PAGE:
Dying and not dying

I don’t mean to take anything away from this beautiful film (22:21 minutes and closing in on ten million YouTube views) about the late Zach Sobiech. It’s a sweet video (have your hankies ready) and Zach is an inspiring presence, to be sure.

Yet I woke up this morning wondering why we as a society don’t produce (and demand to be produced via our viewing habits) more films like this that are not so cast in the subtext of the tragic flaw. In other words, how many Zachs of both genders are out there who are bright lights for society and for their loved ones — and who are not dying?

If Zach were not dead, would people care as much? Would people be curious about his life? Would as many people watch his video? Is it the story of his death we’re hung up on? Is it our fear of death we’re hung up on?

Let’s celebrate the lives of people making a difference, even if it is a quiet, behind-the-scenes difference. (I would nominate Zach’s girlfriend for starters.) We get far too many stories about the bullies and the thugs and far too few about those who make this a better world.


For me, the next interesting phase of the Zach Sobiech story would be where is Zach now?

Generally speaking, media doesn’t cover that. Media says, “Zach is gone.” Medical science says, “Zach is gone.” Religion says, “Zach is gone to heaven and we don’t disturb the dead.”

After hearing so many near-death experience stories, I would think that Zach might want to say hello from heaven to a few of those ten million YouTube viewers and especially to the people he loved so much. How would it change the story for the world if Zach broke through the sound barrier between the two planes?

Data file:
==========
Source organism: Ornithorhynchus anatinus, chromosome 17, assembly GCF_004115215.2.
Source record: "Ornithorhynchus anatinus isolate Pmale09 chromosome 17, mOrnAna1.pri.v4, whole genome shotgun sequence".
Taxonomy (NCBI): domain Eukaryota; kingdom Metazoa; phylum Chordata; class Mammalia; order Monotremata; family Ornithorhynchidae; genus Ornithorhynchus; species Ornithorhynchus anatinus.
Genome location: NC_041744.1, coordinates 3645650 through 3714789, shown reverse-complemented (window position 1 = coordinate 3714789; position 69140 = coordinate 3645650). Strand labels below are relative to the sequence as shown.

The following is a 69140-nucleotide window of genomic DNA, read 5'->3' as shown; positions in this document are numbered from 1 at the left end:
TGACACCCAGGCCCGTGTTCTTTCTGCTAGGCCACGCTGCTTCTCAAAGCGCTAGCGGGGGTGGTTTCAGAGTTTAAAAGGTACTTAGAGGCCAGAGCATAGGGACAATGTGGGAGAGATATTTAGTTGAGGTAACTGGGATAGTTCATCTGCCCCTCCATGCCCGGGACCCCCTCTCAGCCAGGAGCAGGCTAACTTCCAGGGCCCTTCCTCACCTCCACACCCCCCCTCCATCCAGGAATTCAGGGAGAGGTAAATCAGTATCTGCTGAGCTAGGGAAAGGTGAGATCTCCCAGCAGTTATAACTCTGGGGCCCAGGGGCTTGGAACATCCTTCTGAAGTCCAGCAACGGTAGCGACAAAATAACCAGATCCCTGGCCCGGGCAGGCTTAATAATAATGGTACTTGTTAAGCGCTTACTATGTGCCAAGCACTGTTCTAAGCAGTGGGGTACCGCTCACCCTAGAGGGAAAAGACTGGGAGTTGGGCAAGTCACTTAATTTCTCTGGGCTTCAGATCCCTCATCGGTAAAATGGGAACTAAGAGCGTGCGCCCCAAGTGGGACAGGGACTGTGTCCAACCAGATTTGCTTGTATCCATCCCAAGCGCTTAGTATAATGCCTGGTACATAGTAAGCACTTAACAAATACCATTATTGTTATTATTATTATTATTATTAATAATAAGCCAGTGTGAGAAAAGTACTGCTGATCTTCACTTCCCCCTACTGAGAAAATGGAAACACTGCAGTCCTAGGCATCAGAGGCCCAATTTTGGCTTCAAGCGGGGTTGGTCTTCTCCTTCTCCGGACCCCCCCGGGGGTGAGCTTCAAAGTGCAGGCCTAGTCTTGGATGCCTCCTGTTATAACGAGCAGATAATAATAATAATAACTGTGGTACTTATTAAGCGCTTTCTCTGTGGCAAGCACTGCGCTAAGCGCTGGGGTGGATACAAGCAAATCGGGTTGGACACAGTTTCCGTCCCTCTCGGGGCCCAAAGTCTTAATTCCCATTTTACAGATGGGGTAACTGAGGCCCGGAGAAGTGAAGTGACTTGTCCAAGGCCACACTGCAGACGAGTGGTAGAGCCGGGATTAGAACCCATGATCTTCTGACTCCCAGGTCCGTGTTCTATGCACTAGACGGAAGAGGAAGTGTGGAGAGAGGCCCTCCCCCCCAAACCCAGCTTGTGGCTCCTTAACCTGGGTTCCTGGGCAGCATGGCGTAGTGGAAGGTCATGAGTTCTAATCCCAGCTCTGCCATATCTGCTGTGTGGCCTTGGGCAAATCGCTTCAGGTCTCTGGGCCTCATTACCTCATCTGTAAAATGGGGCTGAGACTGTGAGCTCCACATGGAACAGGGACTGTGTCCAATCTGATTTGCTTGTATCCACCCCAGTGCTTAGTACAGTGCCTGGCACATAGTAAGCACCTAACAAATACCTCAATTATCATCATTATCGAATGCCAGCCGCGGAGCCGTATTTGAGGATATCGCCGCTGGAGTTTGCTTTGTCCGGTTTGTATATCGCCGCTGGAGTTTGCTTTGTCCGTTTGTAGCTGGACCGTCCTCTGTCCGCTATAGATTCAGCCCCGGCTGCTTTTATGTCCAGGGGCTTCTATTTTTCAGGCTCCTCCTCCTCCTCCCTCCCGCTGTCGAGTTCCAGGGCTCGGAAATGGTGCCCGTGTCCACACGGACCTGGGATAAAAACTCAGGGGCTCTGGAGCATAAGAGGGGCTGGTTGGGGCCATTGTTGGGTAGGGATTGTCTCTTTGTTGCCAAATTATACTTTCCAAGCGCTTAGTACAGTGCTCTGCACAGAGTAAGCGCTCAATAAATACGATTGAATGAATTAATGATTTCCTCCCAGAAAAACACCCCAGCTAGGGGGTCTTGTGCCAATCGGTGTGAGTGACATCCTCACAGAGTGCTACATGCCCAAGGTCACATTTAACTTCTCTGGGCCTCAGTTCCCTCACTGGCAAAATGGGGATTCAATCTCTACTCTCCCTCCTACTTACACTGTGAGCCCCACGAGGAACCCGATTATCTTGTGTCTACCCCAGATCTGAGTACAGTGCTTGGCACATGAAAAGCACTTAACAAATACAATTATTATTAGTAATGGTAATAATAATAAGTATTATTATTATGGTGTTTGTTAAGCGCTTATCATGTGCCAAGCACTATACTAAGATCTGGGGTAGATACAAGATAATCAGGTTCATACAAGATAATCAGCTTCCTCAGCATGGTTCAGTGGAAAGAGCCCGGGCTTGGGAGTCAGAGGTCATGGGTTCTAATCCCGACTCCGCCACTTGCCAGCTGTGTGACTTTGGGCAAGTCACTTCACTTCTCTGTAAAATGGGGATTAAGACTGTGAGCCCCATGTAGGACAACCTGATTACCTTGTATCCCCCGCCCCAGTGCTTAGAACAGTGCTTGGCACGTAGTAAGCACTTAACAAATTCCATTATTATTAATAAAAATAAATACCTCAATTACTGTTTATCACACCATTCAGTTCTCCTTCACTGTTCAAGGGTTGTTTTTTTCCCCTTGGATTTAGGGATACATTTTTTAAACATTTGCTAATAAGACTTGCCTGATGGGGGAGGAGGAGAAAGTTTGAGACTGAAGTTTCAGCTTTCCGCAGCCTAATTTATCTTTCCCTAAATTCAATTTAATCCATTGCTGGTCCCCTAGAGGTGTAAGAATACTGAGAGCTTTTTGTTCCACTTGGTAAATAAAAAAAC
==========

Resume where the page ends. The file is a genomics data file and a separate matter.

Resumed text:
“Made it safely. What a ride! In the words of Steve Jobs, ‘Oh, wow, oh wow.'”


If we ever reached the stage in our socio-emotional growth where we openly ponder what happens after death, videos like Zach’s might assume a different spin. In my own experience, the more I surrounded myself in person, in videos, in books, and in podcasts with people who’d had NDEs, the more I saw death as a transition not a termination. We die and go somewhere else. We may physically return to dust but we still consciously exist.

The average person gets bombarded much more by mortality consciousness and the fear-mongering that goes with it. Many don’t bother to investigate an afterlife because it sounds too weird, unbelievable, and hopeful. Ironically, even some religions pooh-pooh studying this topic up close and personal.

Yet there is a huge cache of media treasures available for anyone who wants to check out stories of people’s encounters with the next life.

I would be most enthralled to hear about Zach’s life now — the true inside story of his transition as told by the spirit Zach. What if his story as currently displayed in the media were not the end but just the beginning?


Anecdotal evidence for soul survival grows fruitful and multiplies, but we’re still stuck in a death-obsessed society that worships a good fear-mongering. If you’re interested in a visit outside this box, may I suggest you read The Last Frontier by Julia Assante, PhD. Or you can visit her website and be sure to check out her blog posts. She’s unique in that she is both an academic researcher and a practicing medium.

The point of Zach’s video was to glorify life and make each moment count because the clock is always ticking. It showed how he lived life to the fullest. He let his creativity flow. He let his love flow.

The video and the news about him also made a big deal about this being his end game, and maybe it wasn’t. I think that’s worth a look.

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